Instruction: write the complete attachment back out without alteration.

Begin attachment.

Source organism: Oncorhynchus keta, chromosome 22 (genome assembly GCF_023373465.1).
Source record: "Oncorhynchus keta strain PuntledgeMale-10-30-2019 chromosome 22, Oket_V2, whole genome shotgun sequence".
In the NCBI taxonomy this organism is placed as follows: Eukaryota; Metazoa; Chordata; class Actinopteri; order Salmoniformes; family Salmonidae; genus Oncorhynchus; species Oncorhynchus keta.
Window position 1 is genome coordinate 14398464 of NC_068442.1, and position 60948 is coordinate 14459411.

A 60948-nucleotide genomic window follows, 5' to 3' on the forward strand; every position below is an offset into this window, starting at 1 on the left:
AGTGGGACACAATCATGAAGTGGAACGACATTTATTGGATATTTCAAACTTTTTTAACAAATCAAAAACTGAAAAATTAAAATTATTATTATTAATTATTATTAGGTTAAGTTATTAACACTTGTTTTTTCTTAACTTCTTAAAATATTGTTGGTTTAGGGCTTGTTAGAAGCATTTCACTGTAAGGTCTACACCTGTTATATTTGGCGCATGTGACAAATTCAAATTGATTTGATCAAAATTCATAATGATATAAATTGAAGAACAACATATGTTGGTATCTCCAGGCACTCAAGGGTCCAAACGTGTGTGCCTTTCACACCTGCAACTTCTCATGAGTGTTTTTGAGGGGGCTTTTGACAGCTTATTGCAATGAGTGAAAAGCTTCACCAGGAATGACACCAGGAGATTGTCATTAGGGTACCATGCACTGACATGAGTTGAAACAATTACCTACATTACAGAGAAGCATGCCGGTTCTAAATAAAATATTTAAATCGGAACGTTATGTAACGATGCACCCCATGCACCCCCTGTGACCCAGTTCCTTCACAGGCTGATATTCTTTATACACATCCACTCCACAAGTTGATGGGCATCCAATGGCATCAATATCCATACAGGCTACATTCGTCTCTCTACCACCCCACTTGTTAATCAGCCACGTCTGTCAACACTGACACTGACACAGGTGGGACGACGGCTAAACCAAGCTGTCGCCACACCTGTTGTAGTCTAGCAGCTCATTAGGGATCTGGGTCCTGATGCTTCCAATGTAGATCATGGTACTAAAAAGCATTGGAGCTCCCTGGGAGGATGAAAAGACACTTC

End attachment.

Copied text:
Source organism: Oncorhynchus keta, chromosome 22 (genome assembly GCF_023373465.1).
Source record: "Oncorhynchus keta strain PuntledgeMale-10-30-2019 chromosome 22, Oket_V2, whole genome shotgun sequence".
In the NCBI taxonomy this organism is placed as follows: Eukaryota; Metazoa; Chordata; class Actinopteri; order Salmoniformes; family Salmonidae; genus Oncorhynchus; species Oncorhynchus keta.
Window position 1 is genome coordinate 14398464 of NC_068442.1, and position 60948 is coordinate 14459411.

A 60948-nucleotide genomic window follows, 5' to 3' on the forward strand; every position below is an offset into this window, starting at 1 on the left:
AGTGGGACACAATCATGAAGTGGAACGACATTTATTGGATATTTCAAACTTTTTTAACAAATCAAAAACTGAAAAATTAAAATTATTATTATTAATTATTATTAGGTTAAGTTATTAACACTTGTTTTTTCTTAACTTCTTAAAATATTGTTGGTTTAGGGCTTGTTAGAAGCATTTCACTGTAAGGTCTACACCTGTTATATTTGGCGCATGTGACAAATTCAAATTGATTTGATCAAAATTCATAATGATATAAATTGAAGAACAACATATGTTGGTATCTCCAGGCACTCAAGGGTCCAAACGTGTGTGCCTTTCACACCTGCAACTTCTCATGAGTGTTTTTGAGGGGGCTTTTGACAGCTTATTGCAATGAGTGAAAAGCTTCACCAGGAATGACACCAGGAGATTGTCATTAGGGTACCATGCACTGACATGAGTTGAAACAATTACCTACATTACAGAGAAGCATGCCGGTTCTAAATAAAATATTTAAATCGGAACGTTATGTAACGATGCACCCCATGCACCCCCTGTGACCCAGTTCCTTCACAGGCTGATATTCTTTATACACATCCACTCCACAAGTTGATGGGCATCCAATGGCATCAATATCCATACAGGCTACATTCGTCTCTCTACCACCCCACTTGTTAATCAGCCACGTCTGTCAACACTGACACTGACACAGGTGGGACGACGGCTAAACCAAGCTGTCGCCACACCTGTTGTAGTCTAGCAGCTCATTAGGGATCTGGGTCCTGATGCTTCCAATGTAGATCATGGTACTAAAAAGCATTGGAGCTCCCTGGGAGGATGAAAAGACACTTC